Santana: Confederate flags should not be allowed at the state Capitol

LANSING, Mich. — Sen. Sylvia Santana (D-Detroit) issued the following statement today after she introduced a bill to ban the Confederate battle flag from display or use on the Capitol grounds or in the state Capitol Building: 

“The Confederate battle flag is viewed by many — regardless of gender, ethnicity, or political affiliation — as a symbol of hate and racism. It represents a tragic time in American history that led millions of Americans to fight and die against the oppression of slavery. Some claim it is a symbol of southern pride, however, Michigan’s role as a stalwart member of the Union during the Civil War should preclude those in Michigan claiming southern pride. As such, the display of the Confederate flag is an insult to the nearly 15,000 Michiganders who gave their lives to preserve the Union. This building and our Capitol grounds represent the values, morals, and conscience of Michiganders. There simply isn’t a need to allow such a divisive symbol to be used as a prop to knowingly, and purposefully, provoke anger and intimidation where we as legislators are all working together toward the common good for all Michiganders.”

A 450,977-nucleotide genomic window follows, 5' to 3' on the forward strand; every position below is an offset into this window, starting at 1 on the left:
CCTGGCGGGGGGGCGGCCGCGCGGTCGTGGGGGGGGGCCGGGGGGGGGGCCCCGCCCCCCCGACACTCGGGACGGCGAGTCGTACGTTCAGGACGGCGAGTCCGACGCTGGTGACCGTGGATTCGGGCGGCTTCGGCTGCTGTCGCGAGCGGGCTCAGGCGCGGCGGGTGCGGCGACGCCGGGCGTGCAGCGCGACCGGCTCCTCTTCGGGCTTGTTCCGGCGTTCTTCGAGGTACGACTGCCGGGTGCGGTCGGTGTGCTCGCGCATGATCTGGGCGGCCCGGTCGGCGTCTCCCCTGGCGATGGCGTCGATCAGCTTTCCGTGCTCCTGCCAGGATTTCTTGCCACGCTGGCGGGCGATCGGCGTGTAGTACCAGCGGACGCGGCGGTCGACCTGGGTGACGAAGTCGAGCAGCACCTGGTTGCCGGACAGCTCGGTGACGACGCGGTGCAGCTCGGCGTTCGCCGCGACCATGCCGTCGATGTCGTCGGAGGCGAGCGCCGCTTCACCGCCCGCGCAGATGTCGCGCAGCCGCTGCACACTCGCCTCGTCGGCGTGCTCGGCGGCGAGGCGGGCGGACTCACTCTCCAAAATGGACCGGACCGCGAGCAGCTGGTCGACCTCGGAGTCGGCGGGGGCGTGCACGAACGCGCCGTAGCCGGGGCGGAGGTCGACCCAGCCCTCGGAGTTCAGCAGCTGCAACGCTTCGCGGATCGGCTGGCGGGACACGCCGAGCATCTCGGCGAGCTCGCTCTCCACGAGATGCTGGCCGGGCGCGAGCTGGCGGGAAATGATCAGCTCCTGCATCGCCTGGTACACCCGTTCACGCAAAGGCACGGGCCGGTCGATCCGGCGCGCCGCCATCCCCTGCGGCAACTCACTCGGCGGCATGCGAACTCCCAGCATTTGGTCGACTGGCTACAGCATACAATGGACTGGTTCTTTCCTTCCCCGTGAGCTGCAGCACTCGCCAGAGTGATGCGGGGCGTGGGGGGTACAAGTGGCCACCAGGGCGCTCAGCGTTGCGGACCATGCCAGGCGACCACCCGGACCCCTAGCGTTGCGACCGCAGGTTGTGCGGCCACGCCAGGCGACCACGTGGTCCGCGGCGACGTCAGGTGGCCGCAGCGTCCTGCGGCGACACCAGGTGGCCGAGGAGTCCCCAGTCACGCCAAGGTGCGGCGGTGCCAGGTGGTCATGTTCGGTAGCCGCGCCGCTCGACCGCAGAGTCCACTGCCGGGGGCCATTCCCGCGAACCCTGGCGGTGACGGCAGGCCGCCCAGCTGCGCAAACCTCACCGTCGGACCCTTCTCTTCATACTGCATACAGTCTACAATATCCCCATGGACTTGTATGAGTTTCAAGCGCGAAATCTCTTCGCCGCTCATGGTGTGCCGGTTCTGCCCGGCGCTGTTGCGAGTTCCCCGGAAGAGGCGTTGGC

The bill is in response to recent events at the Capitol that have highlighted the use and display of the Confederate flag at protests and in the Senate chamber.

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